On January 27, 2021, the Western Energy Alliance filed a Petition for Review of the Order in U.S.  District Court of Wyoming. The petition alleges that “[t]he suspension is an unsupported and unnecessary action that is inconsistent with the Secretary’s statutory obligations.”   The U.S. District Court in Wyoming has been a favorable forum for other cases involving challenges to federal government in the energy arena, but it is unclear how a temporary suspension authority will be viewed by the courts.  The Order recites as the basis for the suspension, 5 U.S.C. § 2 of Reorganization Plan No. 3 of 1950, 64 Stat. 1262, which prescribes the Secretary’s authority to reorganize the bureaus and offices of the DOI.


II. Executive Order Impacting Renewable and Fossil Fuel Energy Sectors. 

  1. On January 27, 2021, the Biden Administration issued its “Executive Order on Tackling the Climate Crisis at Home and Abroad.”
    1. The Order is sweeping in scope with various objectives designed to place climate change at the forefront of the country’s domestic and foreign policy and planning.
  2. Several of those actions mandated by the Order relate to the fossil fuel and renewable energy sectors in particular. Those actions include:
    1. Establishing a task force to develop a plan that will, among other things, “aim to use . . . all appropriate [federal] procurement authorities to achieve or facilitate . . . a carbon pollution-free electricity sector no later than 2035 . . . .” (Order § 205(b)(i))
    2. Requiring the DOI Secretary to review siting and permitting processes on public lands and offshore waters to identify steps that can be taken to increase renewable energy production on those lands and waters. (Order § 207)
    3. Requiring the DOI Secretary, to the extent consistent with applicable law, to “pause new oil and gas leases on public lands or in offshore waters, pending completion of a comprehensive review and reconsideration of Federal oil and gas leasing practices … including potential climate and other impacts associated with oil and gas activities on public lands or in offshore waters.” (Order § 208)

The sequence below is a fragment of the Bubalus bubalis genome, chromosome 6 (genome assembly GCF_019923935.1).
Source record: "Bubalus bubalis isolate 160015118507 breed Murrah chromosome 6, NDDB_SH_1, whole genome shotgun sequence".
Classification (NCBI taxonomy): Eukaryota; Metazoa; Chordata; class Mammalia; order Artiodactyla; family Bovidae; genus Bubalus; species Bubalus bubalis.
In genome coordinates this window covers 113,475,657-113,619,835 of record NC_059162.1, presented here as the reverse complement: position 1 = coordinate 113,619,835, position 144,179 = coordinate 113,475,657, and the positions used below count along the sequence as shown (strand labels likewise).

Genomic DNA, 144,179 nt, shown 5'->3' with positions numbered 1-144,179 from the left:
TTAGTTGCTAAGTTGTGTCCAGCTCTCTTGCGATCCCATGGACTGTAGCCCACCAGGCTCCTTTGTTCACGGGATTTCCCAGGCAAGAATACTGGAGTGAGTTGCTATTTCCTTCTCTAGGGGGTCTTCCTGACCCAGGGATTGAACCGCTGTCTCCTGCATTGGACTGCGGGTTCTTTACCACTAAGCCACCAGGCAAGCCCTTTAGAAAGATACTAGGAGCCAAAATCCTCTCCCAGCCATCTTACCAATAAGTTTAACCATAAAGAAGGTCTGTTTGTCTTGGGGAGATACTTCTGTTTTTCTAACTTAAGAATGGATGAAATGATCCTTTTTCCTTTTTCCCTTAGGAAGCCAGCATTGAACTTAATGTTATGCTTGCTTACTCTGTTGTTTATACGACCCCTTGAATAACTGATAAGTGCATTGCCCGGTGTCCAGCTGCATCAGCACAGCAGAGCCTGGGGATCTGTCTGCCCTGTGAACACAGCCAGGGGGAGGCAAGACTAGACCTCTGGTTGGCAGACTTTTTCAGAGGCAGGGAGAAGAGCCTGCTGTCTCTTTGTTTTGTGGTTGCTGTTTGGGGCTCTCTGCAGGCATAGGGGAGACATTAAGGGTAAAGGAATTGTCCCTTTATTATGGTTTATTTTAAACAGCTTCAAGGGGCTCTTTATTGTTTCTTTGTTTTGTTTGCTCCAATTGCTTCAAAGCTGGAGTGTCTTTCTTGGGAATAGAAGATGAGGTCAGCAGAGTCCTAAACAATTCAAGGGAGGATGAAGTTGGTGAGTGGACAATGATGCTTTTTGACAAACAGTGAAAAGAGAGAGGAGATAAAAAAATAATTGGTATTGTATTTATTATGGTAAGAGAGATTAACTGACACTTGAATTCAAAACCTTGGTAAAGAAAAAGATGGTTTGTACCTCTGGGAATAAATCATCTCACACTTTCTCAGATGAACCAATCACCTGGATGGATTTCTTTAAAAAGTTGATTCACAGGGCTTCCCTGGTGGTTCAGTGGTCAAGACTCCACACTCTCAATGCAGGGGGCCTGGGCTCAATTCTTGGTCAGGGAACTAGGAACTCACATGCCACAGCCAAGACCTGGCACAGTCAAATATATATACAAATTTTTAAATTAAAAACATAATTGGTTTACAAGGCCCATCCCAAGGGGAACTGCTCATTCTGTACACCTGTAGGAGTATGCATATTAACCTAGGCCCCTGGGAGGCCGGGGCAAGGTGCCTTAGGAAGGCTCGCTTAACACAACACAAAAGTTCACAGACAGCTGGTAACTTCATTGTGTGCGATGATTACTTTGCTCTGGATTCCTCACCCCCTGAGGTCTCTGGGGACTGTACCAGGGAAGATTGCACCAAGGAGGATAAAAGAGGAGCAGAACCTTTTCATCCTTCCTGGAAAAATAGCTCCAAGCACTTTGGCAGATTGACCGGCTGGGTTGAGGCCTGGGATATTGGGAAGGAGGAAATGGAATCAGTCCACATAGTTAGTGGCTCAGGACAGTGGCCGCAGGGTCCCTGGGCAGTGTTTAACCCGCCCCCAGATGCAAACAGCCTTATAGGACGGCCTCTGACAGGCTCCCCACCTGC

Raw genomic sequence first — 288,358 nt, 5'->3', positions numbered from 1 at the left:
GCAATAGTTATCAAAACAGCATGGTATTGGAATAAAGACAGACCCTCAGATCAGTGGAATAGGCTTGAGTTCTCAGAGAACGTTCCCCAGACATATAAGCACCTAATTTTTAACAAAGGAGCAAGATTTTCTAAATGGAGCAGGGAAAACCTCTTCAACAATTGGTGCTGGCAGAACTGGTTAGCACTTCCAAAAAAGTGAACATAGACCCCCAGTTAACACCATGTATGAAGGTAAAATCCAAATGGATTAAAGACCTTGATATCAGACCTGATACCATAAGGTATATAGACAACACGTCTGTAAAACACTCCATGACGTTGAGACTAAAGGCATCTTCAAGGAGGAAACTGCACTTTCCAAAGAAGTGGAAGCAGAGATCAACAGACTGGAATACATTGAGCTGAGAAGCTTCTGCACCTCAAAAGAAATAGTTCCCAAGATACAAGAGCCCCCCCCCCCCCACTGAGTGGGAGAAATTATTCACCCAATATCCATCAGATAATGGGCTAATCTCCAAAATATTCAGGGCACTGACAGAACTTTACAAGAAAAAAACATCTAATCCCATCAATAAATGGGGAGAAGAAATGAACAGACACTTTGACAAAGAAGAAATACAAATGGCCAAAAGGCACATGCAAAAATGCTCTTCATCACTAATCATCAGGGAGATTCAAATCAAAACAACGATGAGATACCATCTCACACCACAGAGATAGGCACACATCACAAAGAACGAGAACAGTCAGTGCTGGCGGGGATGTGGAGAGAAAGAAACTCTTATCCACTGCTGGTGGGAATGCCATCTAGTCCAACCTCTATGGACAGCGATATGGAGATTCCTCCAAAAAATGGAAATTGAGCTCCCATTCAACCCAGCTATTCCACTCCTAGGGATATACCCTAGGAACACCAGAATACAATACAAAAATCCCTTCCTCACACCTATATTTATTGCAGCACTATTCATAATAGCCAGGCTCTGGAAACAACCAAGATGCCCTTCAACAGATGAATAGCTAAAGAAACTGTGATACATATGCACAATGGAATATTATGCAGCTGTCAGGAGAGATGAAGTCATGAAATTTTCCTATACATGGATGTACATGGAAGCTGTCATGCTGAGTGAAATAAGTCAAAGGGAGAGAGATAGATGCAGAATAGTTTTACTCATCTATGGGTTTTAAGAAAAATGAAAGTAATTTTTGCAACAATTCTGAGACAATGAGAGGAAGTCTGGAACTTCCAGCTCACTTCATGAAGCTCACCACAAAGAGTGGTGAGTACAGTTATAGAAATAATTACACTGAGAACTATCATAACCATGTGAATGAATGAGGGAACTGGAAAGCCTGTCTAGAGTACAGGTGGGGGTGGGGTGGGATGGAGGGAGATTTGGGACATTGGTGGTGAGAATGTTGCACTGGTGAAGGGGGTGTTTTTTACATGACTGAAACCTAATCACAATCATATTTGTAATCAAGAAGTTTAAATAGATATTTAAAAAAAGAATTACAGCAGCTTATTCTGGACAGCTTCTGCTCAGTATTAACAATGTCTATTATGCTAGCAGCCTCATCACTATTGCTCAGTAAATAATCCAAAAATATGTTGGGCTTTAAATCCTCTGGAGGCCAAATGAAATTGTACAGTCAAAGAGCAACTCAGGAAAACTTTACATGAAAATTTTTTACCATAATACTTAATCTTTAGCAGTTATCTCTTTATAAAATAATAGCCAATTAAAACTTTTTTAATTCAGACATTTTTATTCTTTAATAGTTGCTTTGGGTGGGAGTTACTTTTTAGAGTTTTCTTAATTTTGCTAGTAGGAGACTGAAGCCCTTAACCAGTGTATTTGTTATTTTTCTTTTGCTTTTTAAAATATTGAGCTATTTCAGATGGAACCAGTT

4. Requiring the DOI Secretary during the review of leasing practices to “consider whether to adjust royalties associated with coal, oil, and gas resources extracted from public lands and offshore waters, or take other appropriate action, to account for corresponding climate costs.” (Order § 208)
    5. Requiring the Chair of the Council on Environmental Quality (CEQ) and the Director of the Office of Management and Budget (OMB) to take steps, consistent with applicable law, “to ensure that Federal infrastructure investment reduces climate pollution, and to require that Federal permitting decisions consider the effects of greenhouse gas emissions and climate change.” (Order § 212)
      1. The Order also requires the CEQ Chair and OMB Director to “review and report to the National Climate Advisor on siting and permitting processes, including those in progress under the auspices of the Federal Permitting Improvement Steering Council, and identify steps that can be taken, consistent with applicable law, to accelerate the deployment of clean energy and transmission projects in an environmentally stable manner.” (Order §212)
    6. Requiring the heads of federal agencies to identify “any fossil fuel subsidies provided by their respective agencies, and then take steps to ensure that, to the extent consistent with applicable law, Federal funding is not directly subsidizing fossil fuels.” (Order § 209)
      1. The Order also requires that “fossil fuel subsidies” be eliminated from budget requests from Fiscal Year 2022 onward. (Id.)
    7. Requiring the DOI Secretary, in consultation with the Secretary of Agriculture, the Secretary of Commerce, the CEQ Chair and the heads of other relevant agencies, to submit a report to the Task Force within 90 days of the date of this order recommending steps that the United States should take to conserve at least 30 percent of U.S. lands and waters by 2030. (Order §216).


III. Memorandum on Tribal Consultation and Strengthening Nation-to-Nation Relationships (January 26, 2021)


  • Purpose: To make regular, meaningful, and robust consultation with Tribal Nations cornerstones of Federal Indian policy.
    • Requires the head of each agency to submit to the Director of OMB within 90 days of the date of this memorandum, a detailed plan of actions the agency will take to implement the policies and directives of Executive Order 13175 issued November 6, 2000. This order includes various directives concerning tribal consultation and consideration of tribal sovereignty an interest when formulating and implementing policies.